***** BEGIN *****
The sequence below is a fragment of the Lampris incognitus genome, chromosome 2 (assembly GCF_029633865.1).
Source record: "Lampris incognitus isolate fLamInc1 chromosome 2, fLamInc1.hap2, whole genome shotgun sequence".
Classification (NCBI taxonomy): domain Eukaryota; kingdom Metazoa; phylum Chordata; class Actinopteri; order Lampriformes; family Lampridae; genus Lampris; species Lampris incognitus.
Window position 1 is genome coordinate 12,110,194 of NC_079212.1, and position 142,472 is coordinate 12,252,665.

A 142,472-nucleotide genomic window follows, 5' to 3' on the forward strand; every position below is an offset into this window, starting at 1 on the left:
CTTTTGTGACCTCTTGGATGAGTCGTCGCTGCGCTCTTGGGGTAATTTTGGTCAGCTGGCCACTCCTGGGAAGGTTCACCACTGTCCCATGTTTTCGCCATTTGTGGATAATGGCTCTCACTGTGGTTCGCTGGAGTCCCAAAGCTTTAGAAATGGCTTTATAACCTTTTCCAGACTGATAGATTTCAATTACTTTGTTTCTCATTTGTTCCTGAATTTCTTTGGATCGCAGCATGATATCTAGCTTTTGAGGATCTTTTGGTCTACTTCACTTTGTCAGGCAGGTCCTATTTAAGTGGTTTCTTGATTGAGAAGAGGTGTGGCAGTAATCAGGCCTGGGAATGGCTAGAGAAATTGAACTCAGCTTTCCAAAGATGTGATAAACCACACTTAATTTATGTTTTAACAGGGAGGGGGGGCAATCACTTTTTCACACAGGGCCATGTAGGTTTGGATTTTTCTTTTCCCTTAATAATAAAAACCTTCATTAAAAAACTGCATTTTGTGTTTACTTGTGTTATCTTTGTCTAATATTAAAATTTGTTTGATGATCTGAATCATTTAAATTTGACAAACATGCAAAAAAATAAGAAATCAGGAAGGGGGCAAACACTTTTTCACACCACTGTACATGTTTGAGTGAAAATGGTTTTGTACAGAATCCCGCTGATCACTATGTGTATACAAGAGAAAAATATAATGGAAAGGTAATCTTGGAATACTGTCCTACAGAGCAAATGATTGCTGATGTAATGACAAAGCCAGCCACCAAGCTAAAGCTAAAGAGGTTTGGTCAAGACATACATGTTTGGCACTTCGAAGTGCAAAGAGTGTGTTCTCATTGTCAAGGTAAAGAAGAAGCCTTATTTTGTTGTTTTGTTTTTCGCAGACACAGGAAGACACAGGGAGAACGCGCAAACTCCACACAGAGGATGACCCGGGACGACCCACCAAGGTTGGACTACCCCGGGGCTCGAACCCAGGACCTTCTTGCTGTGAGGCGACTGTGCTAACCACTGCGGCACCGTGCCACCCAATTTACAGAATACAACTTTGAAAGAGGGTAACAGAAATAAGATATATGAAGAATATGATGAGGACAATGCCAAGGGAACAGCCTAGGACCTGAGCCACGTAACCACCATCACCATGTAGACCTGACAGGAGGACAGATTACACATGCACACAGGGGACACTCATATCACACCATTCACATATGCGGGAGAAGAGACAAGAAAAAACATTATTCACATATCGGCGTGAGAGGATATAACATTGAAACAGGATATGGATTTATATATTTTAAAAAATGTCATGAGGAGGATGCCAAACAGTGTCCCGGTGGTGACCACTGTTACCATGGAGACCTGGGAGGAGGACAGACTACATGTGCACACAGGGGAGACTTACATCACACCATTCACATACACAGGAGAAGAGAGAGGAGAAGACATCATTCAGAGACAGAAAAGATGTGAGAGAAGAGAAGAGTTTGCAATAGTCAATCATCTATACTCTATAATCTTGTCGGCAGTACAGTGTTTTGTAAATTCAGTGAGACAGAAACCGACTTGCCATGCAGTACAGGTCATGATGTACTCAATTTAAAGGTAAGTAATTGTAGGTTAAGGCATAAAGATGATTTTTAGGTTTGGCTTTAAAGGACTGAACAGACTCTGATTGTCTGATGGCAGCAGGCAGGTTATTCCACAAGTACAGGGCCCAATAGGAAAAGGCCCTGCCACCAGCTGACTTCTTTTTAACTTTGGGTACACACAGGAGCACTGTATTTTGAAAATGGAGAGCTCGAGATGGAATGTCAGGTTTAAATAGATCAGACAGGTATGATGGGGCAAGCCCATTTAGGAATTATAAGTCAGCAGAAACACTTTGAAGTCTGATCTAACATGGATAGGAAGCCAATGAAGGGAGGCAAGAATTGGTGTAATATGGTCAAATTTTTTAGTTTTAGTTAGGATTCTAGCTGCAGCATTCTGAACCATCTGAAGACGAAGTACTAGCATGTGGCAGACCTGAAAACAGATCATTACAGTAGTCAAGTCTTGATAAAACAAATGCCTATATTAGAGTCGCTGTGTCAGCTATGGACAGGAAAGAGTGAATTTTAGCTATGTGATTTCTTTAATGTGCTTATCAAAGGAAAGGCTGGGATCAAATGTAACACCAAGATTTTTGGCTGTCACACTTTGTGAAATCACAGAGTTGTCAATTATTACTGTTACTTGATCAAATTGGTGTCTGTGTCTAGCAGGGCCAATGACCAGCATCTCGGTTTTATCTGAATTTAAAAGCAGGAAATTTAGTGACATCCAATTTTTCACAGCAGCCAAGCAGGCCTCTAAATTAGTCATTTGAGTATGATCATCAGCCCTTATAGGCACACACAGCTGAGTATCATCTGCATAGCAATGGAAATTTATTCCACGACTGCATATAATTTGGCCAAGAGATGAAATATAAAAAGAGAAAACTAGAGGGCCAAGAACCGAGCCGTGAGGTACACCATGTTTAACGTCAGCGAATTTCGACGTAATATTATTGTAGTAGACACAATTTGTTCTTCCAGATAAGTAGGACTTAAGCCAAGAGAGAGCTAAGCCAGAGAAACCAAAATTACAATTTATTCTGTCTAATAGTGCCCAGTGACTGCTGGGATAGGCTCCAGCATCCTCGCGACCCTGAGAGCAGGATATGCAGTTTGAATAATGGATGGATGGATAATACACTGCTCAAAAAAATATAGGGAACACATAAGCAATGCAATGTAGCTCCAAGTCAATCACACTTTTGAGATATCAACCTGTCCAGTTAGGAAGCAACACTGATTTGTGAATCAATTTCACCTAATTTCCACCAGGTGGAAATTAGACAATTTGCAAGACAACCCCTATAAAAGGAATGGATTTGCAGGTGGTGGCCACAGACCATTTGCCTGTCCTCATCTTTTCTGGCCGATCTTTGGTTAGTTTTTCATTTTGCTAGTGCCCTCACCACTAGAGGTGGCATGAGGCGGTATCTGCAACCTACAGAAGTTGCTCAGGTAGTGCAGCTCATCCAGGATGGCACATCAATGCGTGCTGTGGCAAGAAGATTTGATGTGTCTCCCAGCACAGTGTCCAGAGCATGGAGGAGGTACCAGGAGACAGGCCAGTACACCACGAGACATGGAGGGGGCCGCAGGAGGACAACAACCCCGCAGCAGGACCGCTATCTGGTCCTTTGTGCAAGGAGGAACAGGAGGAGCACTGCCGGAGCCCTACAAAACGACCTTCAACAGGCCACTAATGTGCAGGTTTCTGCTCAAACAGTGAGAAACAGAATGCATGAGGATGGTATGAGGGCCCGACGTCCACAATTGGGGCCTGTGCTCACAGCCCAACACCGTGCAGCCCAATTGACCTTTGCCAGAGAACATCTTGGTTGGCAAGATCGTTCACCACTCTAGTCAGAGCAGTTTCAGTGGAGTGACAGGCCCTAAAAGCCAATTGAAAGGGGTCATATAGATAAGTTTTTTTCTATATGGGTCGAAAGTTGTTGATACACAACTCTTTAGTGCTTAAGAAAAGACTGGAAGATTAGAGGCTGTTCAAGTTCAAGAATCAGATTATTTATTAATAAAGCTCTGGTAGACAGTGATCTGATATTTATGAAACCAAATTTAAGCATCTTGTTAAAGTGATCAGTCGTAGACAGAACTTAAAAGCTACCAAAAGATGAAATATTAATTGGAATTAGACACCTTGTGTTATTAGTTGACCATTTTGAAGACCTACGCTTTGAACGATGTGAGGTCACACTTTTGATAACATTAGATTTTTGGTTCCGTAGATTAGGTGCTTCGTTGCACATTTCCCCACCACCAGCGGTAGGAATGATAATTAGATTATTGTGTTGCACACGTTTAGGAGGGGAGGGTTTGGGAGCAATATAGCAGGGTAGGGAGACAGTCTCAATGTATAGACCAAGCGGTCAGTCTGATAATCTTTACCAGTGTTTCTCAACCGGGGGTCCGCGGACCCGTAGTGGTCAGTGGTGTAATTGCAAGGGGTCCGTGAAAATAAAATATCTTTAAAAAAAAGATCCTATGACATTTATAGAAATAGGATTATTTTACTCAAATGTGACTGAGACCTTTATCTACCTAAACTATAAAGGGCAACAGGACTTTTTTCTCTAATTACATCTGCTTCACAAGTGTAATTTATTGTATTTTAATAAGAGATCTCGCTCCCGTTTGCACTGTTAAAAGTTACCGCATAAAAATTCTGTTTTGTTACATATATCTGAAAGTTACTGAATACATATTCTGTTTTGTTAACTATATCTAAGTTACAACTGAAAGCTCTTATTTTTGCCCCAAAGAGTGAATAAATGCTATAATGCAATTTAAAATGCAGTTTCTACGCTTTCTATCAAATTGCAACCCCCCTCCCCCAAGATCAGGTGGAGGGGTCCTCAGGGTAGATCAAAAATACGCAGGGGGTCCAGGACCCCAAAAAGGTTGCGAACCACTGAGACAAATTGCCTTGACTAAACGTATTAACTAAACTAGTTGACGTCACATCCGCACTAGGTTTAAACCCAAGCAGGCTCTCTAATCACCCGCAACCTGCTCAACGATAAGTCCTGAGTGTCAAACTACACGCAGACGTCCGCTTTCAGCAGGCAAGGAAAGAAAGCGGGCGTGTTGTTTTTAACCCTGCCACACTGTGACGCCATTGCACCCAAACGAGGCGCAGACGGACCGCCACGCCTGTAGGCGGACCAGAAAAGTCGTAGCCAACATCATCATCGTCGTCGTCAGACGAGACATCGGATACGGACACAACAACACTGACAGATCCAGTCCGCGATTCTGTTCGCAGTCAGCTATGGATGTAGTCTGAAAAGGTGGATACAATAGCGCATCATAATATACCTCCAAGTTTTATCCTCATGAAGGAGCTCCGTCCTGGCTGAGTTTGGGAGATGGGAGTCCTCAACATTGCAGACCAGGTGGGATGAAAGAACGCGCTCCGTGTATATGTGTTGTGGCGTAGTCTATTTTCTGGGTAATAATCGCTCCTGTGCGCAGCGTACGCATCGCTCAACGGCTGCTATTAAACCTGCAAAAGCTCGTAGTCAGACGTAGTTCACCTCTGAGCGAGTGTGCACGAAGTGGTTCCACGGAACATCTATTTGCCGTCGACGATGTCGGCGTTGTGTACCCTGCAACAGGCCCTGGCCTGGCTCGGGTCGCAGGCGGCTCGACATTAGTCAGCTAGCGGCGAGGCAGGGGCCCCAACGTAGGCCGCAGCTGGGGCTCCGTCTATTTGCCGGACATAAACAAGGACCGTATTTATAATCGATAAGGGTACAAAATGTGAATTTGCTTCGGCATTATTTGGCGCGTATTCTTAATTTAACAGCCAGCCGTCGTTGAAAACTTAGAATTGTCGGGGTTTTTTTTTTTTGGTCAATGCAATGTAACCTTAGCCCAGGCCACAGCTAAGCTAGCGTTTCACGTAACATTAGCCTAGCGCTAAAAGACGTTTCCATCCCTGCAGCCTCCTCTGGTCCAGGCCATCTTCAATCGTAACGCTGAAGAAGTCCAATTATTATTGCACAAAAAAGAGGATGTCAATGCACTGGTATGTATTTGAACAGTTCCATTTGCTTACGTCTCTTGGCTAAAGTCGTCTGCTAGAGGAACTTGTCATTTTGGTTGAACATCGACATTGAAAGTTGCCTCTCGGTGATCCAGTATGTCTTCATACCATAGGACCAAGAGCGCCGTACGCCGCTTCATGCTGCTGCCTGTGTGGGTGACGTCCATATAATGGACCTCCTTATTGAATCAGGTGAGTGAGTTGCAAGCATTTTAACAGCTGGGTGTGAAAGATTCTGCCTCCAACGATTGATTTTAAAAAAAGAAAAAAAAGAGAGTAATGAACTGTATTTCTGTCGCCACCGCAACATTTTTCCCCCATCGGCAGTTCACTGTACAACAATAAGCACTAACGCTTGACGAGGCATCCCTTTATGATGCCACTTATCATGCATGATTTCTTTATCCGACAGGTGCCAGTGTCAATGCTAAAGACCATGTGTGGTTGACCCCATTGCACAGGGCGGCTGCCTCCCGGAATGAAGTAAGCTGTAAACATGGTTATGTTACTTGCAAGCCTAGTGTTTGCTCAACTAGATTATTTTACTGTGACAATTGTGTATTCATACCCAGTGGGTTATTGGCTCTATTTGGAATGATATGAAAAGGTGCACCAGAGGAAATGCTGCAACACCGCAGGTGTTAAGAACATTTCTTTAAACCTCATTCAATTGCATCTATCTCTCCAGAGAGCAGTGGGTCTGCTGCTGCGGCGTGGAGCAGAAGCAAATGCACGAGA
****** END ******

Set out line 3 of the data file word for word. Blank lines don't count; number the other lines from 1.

Classification (NCBI taxonomy): domain Eukaryota; kingdom Metazoa; phylum Chordata; class Actinopteri; order Lampriformes; family Lampridae; genus Lampris; species Lampris incognitus.